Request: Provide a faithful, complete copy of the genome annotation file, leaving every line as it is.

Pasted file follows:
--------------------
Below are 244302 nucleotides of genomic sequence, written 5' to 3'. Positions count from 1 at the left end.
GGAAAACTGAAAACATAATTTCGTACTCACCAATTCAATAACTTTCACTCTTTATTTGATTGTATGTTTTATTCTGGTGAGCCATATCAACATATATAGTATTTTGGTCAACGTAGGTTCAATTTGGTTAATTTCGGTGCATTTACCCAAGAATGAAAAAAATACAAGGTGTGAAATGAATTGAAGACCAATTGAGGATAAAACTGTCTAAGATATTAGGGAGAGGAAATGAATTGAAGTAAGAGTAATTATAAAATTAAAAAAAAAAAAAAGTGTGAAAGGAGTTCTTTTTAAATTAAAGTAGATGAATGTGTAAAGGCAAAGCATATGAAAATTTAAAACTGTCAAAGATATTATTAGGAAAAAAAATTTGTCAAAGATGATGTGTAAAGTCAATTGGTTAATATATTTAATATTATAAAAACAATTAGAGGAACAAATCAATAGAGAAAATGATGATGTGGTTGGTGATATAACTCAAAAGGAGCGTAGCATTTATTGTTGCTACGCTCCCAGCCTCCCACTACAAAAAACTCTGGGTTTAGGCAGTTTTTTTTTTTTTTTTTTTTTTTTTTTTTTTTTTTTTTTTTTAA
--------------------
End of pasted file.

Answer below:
Below are 244302 nucleotides of genomic sequence, written 5' to 3'. Positions count from 1 at the left end.
GGAAAACTGAAAACATAATTTCGTACTCACCAATTCAATAACTTTCACTCTTTATTTGATTGTATGTTTTATTCTGGTGAGCCATATCAACATATATAGTATTTTGGTCAACGTAGGTTCAATTTGGTTAATTTCGGTGCATTTACCCAAGAATGAAAAAAATACAAGGTGTGAAATGAATTGAAGACCAATTGAGGATAAAACTGTCTAAGATATTAGGGAGAGGAAATGAATTGAAGTAAGAGTAATTATAAAATTAAAAAAAAAAAAAAGTGTGAAAGGAGTTCTTTTTAAATTAAAGTAGATGAATGTGTAAAGGCAAAGCATATGAAAATTTAAAACTGTCAAAGATATTATTAGGAAAAAAAATTTGTCAAAGATGATGTGTAAAGTCAATTGGTTAATATATTTAATATTATAAAAACAATTAGAGGAACAAATCAATAGAGAAAATGATGATGTGGTTGGTGATATAACTCAAAAGGAGCGTAGCATTTATTGTTGCTACGCTCCCAGCCTCCCACTACAAAAAACTCTGGGTTTAGGCAGTTTTTTTTTTTTTTTTTTTTTTTTTTTTTTTTTTTTTTTTTTAA